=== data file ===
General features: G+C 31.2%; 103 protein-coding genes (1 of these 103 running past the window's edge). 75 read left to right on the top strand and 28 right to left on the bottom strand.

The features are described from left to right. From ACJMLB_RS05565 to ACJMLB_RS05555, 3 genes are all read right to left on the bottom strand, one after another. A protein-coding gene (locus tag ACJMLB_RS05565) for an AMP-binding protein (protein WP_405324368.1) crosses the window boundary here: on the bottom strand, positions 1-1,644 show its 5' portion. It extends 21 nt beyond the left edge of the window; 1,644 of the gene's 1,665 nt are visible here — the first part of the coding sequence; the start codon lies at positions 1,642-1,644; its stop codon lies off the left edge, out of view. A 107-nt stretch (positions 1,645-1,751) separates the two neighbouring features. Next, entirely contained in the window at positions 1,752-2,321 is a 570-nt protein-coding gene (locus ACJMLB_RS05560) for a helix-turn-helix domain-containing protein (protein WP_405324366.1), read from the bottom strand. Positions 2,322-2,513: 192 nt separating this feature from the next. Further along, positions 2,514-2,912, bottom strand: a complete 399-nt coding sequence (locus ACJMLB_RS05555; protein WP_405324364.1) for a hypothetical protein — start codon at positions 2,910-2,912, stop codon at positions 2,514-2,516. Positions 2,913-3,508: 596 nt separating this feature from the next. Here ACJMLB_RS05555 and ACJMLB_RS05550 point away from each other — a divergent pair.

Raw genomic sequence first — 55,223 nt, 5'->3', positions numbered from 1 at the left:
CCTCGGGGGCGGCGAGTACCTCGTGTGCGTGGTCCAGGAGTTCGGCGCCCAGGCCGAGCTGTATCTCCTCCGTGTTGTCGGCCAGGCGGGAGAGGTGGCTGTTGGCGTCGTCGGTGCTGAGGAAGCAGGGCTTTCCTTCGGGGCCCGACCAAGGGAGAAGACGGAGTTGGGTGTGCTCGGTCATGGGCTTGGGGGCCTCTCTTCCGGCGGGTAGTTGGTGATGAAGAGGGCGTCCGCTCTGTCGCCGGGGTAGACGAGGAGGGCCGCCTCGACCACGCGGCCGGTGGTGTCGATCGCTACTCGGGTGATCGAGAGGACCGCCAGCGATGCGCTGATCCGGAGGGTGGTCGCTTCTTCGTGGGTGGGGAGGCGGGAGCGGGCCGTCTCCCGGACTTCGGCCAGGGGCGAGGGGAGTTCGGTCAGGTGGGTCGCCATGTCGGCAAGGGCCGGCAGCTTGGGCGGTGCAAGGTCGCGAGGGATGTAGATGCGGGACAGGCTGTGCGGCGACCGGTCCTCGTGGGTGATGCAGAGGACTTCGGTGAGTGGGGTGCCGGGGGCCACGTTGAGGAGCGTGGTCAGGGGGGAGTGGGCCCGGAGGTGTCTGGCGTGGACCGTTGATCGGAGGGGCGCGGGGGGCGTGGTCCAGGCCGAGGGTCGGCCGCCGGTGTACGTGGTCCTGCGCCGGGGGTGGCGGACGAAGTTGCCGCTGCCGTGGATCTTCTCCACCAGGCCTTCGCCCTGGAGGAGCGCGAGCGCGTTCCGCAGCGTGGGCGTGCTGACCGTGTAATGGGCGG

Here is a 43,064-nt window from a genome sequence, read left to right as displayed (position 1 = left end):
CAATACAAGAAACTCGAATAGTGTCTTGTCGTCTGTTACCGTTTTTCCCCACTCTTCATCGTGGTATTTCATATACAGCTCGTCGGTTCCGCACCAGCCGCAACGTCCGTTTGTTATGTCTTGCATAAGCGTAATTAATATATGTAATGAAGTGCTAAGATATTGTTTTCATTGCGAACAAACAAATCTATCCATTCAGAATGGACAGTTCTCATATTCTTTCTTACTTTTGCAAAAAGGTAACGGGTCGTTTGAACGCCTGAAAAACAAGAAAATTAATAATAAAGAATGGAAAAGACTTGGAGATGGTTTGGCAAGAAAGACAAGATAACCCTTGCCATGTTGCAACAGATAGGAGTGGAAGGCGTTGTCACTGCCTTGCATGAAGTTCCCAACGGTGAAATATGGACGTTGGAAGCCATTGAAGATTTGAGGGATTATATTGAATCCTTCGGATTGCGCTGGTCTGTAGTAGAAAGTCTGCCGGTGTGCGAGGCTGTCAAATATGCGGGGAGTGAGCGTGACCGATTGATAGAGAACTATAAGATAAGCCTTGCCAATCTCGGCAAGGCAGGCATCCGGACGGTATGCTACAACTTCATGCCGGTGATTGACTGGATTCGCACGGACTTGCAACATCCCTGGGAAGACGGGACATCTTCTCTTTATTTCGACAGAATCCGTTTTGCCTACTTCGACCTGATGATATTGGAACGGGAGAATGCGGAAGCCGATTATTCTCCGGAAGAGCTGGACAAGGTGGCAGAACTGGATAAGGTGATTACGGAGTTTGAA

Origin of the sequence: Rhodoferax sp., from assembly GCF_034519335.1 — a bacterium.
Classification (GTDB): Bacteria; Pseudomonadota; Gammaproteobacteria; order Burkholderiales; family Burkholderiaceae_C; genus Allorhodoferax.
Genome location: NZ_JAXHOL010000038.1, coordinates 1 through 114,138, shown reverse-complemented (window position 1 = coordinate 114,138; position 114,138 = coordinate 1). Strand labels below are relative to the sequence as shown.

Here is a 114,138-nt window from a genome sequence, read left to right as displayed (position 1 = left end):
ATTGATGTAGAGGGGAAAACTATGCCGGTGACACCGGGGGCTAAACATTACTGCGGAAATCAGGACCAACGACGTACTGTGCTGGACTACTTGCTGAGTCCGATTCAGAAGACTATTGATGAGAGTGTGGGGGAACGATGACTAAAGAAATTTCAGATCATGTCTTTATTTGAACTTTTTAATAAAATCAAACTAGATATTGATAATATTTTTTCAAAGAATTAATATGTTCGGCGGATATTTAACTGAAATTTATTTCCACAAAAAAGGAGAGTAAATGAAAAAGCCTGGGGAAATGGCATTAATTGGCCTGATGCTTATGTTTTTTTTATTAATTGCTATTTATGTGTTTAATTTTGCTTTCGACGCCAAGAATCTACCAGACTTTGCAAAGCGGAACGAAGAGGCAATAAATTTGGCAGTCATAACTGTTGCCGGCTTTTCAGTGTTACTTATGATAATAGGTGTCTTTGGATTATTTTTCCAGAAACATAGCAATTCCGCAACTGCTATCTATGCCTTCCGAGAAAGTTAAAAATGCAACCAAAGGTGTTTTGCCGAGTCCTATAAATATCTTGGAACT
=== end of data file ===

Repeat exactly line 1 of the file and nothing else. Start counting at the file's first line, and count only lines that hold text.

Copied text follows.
General features: G+C 31.2%; 103 protein-coding genes (1 of these 103 running past the window's edge). 75 read left to right on the top strand and 28 right to left on the bottom strand.